… and so he amended his will and left 1,000 pounds sterling, each, to the city of Boston and Philadelphia. The investment was set up as one of the first known annuities in American history (an annuity is a form of insurance).

That’s roughly $8,800 total. Before his death in 1790, he stipulated 2 payouts… one of them 100 years after his death and the second 200 years after his death.

From the book, “The Elements Of Investing”:

“After 100 years, each city was allowed to withdraw $500,000 for public works projects. After 200 years, in 1991, they received the balance—which had compounded to approximately $20 million for each city.”

Incidentally, that’s a compound annual return of just under 5%… for 227 years!

I find the whole thing really very amusing but… it’s all just foreplay.

Let’s get to the good stuff.

Life insurance and annuities are both built on the same basic platform: mortality and risk sharing.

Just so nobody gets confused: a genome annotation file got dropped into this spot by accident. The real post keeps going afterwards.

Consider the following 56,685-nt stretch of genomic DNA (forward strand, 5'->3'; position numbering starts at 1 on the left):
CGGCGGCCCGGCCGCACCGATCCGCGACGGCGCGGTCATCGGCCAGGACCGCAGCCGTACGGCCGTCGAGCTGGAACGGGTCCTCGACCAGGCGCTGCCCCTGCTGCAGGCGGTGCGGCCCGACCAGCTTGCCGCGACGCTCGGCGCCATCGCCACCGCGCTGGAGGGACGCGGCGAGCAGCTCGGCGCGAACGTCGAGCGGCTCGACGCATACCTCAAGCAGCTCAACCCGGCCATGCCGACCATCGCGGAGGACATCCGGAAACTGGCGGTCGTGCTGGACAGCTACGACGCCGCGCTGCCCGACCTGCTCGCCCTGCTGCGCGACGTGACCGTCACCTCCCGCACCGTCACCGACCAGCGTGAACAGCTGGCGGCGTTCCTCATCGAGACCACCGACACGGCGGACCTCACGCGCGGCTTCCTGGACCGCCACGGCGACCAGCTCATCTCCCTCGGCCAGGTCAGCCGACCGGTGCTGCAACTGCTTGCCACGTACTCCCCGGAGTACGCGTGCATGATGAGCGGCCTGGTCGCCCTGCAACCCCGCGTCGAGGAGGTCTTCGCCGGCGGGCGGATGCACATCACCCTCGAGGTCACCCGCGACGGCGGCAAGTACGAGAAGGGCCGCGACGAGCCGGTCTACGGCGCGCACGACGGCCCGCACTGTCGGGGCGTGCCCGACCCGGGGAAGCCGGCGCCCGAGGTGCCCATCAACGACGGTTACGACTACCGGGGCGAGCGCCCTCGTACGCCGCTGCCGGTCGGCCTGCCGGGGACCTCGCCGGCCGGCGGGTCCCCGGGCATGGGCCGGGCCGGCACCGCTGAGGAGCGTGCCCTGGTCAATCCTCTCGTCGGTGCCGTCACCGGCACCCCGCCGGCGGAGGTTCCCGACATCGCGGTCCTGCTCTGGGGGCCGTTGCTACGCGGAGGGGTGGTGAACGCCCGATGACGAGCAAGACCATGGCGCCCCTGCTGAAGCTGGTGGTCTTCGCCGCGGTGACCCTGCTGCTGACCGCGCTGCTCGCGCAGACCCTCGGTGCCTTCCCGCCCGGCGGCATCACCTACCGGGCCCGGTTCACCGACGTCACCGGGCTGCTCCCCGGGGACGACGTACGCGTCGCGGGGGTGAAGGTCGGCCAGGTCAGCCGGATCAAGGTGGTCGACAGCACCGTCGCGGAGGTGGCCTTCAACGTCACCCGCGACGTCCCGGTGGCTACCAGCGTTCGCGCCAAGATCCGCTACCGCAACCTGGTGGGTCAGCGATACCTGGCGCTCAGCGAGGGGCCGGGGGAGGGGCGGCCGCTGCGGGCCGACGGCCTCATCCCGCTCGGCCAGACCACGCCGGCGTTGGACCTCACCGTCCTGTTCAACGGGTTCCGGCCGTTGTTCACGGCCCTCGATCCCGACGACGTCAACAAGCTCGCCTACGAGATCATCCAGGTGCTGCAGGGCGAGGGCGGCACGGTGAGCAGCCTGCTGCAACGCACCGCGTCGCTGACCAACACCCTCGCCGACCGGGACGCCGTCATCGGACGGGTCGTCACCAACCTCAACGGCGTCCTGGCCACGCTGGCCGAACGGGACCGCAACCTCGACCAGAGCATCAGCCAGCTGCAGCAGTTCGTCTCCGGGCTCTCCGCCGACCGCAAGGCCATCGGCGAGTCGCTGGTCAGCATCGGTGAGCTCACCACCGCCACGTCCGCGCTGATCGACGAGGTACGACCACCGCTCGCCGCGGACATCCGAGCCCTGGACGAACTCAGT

Insurers take in premiums and invest them. The way those munnies are paid in and distributed in the future determines whether the insurer sells you a whole life policy or an annuity.

Life insurance (since about the early 1900s) is designed so that you pay in small premiums relative to the death benefit and get a big pot of munny later on when the contract matures (usually when you’re very old and near the end of your life)… while annuities are set up to accept a big pot of munny upfront and then they distribute it out over a very long period of time (usually for as long as you live).

So, you can think of an annuity as “life insurance in reverse.”

Both have very similar guaranteed rates of return once you adjust for the fact that annuities don’t embed the mortality charges into the product (they simply take it out of future interest earnings).

In fact, a great way to understand your life insurance policy’s guaranteed return on cash value is to look at your insurer’s fixed annuity interest rate. They will be very close, if not identical.

Most whole life policies actually pay MORE than a fixed annuity only because the insurer pays dividends (a share of the insurer’s profits) in addition to the guaranteed rate, which a fixed annuity does not.